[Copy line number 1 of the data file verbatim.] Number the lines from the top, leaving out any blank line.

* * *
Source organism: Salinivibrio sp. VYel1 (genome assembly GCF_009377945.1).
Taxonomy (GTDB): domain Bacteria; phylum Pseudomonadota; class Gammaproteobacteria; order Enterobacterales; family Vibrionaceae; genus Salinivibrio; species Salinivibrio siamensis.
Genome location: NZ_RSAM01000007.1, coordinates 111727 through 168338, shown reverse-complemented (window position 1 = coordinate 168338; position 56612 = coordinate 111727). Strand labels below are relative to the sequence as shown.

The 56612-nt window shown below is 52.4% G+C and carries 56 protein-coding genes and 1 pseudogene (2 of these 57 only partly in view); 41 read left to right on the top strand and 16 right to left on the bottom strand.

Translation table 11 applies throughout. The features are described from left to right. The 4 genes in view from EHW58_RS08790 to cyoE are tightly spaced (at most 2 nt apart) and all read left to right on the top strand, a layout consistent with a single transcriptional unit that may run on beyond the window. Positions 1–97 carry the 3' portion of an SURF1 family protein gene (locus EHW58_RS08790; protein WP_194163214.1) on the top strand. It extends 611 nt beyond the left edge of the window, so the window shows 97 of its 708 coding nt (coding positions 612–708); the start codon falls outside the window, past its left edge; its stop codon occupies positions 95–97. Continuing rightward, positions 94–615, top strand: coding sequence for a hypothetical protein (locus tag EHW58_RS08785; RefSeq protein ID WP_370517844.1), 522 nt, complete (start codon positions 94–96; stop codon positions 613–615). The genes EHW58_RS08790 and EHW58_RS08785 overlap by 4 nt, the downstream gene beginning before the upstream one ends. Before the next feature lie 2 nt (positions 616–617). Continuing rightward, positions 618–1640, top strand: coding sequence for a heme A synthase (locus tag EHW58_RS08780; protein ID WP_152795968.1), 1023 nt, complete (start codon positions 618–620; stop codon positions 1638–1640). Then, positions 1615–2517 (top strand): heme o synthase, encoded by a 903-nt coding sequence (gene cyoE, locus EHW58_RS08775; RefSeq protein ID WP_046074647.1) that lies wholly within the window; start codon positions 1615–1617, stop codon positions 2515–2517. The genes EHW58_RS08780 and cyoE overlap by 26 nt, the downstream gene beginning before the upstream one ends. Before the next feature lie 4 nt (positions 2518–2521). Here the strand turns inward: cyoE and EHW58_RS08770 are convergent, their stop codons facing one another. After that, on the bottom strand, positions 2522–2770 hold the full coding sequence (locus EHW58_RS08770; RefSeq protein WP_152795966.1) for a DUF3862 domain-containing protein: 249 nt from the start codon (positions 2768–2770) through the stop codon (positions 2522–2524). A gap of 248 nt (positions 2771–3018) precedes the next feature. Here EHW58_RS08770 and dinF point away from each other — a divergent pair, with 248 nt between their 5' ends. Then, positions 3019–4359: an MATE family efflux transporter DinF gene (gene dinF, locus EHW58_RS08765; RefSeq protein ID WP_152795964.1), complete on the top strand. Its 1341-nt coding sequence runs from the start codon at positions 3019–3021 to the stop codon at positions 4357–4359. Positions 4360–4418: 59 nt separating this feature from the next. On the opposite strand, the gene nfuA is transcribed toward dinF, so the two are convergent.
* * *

Source organism: Salinivibrio sp. VYel1 (genome assembly GCF_009377945.1).